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Discussion Starter #1
After much debate on what length I wanted my International S truck to end up, I bit the bullet and started drilling holes in the frame. Figured I'd go with what I have on hand and just shorten it the length of one driveshaft. Crap, says I can't post attachments.

Drilled about 20 holes in the frame, for 1/2" bolts. Took off one of the rear spring hangers to use as a template.
Measured the longest rigid driveshaft, 57 1/4"
Spring hangers were 58 3/4" bolt centers from forward bolts to rearmost.
Fudge the rear one forward 1", let the slip yoke take the rest and that lets me use the foremost holes as the rearmost.

Off with the tail pipe, driveshaft, various cross members, driveshaft safety hoop, undo all the spring hangers.
Two of the cross members were riveted.
Cut a square pattern on the rivet head, clear off the outer parts, leaving a square part sticking out from the frame. Wack it with a sledge, out goes the rivet.
Pitch leaf springs forward to clear holes, drill last six holes.
Air up tank so that brakes will disengage.

Find that axle is so rediculously heavy I can only move it with a come-along.
Jack up rear of frame, chain and come-along around axle, ease it forward.

Screwdrivers and a tapered punch/alingnment thing, along with a small floor jack to get the spring hangers lined with the holes.
Cross members had to move forward with axle, so crank on the come-along, then beat/kick/pull cross member to make it follow.

Air lines are same length, just have a loop in them. Exhaust tailpipe will be shortened and rehung.

Shock mounts are in their new spot, everything is bolted down.
Still have to cut the frame off, then fab up the hitch.

All original hardware used, so far I'm only out a few cutting wheels for my 4" grinder.
This was actually one of the easier parts of the build, went better than expected.
 

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That is the method I have decided on for shortening my P30 frame. I have had some people tell me to cut the frame in the middle and shorten it that way, but in my opinion keeping the frame intact and moving the riveted suspension components is a more sound idea.

Some pictures of your build would be great, I am waiting on a bed for mine before setting the wheelbase, but hopefully the time will come soon.
 

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Discussion Starter #4
Thanks for the heads up

Racer- thanks for the heads up on the air lines. Hadn't given much though to that. Do you still think it'll be a problem if the loop is the high point in the system?
Lunacy- The cut and weld method works too, just seems like a lot more work for a similar result. If the frame is straight, just slide the axle forward. Rivets aren't too hard to get out, at least mine weren't.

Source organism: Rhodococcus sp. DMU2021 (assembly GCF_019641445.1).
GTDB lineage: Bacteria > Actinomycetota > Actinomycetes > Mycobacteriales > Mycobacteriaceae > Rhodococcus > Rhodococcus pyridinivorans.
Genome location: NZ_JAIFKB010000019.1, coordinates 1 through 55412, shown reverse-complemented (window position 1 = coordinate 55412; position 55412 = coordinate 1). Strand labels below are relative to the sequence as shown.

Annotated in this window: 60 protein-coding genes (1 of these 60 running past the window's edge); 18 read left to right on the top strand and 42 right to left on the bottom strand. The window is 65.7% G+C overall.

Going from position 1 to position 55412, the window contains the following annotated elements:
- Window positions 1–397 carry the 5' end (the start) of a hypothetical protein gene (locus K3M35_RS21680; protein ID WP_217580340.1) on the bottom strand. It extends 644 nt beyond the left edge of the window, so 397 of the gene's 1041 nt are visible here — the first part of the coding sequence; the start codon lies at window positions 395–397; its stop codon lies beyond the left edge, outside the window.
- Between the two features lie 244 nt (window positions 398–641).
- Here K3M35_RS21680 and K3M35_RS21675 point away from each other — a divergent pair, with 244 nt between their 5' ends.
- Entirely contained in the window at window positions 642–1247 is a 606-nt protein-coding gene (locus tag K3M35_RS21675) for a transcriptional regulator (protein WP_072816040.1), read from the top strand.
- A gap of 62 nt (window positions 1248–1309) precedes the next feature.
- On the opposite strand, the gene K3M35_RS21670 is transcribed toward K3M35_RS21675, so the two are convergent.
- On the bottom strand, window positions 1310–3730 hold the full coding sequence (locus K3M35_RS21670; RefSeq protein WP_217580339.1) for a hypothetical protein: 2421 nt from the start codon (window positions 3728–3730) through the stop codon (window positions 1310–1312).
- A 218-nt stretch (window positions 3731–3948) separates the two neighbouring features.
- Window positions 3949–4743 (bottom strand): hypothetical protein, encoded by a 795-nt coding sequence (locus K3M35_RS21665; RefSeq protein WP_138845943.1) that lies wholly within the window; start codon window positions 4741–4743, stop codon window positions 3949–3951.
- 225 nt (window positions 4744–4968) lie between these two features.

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MDT HDT frames are just straight rails. You dont ever have to cut and splice like a pickup frame..The great thing about them is just relocating components
 

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You don't have to attach images. You can post your pics on an image hosting site, resize to 640x480 or whatever it was and then post the appropriate forum link here. All the pics in my thread are hosted at Image Shack.
 

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Posting Pics as emailed...

With Comments:
Jack up frame, remove rear spring hanger.
IMG_9925.jpg
IMG_9926.jpg

Pic with drill it it:

Using the Cole drill with rear spring hanger as template.
IMG_9927.jpg

Pic of rear suspension mounts:

You can see how the front of the rear mount ended up being the rear of the front mount.

Loooong frame:


IMG_9930.jpg

IMG_9931.jpg
 

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Discussion Starter #11
Thanks

Thanks for putting up the pic's. Later we'll get to the part about it originally being a school bus and how I swapped the body for a cab.
 

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Racer- thanks for the heads up on the air lines. Hadn't given much though to that. Do you still think it'll be a problem if the loop is the high point in the system?
Lunacy- The cut and weld method works too, just seems like a lot more work for a similar result. If the frame is straight, just slide the axle forward. Rivets aren't too hard to get out, at least mine weren't.
Anytime you have a loop, the water will collect at the low point...just shorten them also...any truck shop will have the fittings to do it.
 

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Thanks for putting up the pic's. Later we'll get to the part about it originally being a school bus and how I swapped the body for a cab.
I'm definitely interested in seeing that part of your build! I don't have a school bus but I am considering swapping cabs in the future.
 

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Would use grade 8 fine thread with swaged nuts.
Unless you're using plain old hex nuts (no flange, deformed thread or other bells and whistles) it's probably gonna be cheaper to use a larger size or higher grade fastener than to buy fine thread stuff.
 
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